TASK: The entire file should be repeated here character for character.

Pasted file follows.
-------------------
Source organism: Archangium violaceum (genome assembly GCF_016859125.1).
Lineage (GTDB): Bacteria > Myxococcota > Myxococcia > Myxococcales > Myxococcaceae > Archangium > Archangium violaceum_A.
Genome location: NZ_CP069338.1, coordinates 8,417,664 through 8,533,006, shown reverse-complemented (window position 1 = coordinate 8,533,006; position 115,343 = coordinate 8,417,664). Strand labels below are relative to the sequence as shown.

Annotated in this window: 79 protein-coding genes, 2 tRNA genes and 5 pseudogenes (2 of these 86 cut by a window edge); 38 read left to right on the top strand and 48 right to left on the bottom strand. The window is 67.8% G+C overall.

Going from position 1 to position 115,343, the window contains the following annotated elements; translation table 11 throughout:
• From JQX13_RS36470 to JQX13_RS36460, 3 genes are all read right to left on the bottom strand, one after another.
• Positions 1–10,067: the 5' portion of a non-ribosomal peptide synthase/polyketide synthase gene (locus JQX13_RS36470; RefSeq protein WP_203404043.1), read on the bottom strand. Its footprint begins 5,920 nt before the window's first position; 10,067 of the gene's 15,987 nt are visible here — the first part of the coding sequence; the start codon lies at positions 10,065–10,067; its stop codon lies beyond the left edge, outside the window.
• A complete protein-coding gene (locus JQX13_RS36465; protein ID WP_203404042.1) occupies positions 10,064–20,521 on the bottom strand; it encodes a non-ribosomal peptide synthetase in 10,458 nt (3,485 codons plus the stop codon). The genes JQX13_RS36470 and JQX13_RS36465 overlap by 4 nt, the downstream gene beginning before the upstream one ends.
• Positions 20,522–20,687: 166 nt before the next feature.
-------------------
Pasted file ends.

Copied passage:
Source organism: Archangium violaceum (genome assembly GCF_016859125.1).
Lineage (GTDB): Bacteria > Myxococcota > Myxococcia > Myxococcales > Myxococcaceae > Archangium > Archangium violaceum_A.
Genome location: NZ_CP069338.1, coordinates 8,417,664 through 8,533,006, shown reverse-complemented (window position 1 = coordinate 8,533,006; position 115,343 = coordinate 8,417,664). Strand labels below are relative to the sequence as shown.

Annotated in this window: 79 protein-coding genes, 2 tRNA genes and 5 pseudogenes (2 of these 86 cut by a window edge); 38 read left to right on the top strand and 48 right to left on the bottom strand. The window is 67.8% G+C overall.

Going from position 1 to position 115,343, the window contains the following annotated elements; translation table 11 throughout:
• From JQX13_RS36470 to JQX13_RS36460, 3 genes are all read right to left on the bottom strand, one after another.
• Positions 1–10,067: the 5' portion of a non-ribosomal peptide synthase/polyketide synthase gene (locus JQX13_RS36470; RefSeq protein WP_203404043.1), read on the bottom strand. Its footprint begins 5,920 nt before the window's first position; 10,067 of the gene's 15,987 nt are visible here — the first part of the coding sequence; the start codon lies at positions 10,065–10,067; its stop codon lies beyond the left edge, outside the window.
• A complete protein-coding gene (locus JQX13_RS36465; protein ID WP_203404042.1) occupies positions 10,064–20,521 on the bottom strand; it encodes a non-ribosomal peptide synthetase in 10,458 nt (3,485 codons plus the stop codon). The genes JQX13_RS36470 and JQX13_RS36465 overlap by 4 nt, the downstream gene beginning before the upstream one ends.
• Positions 20,522–20,687: 166 nt before the next feature.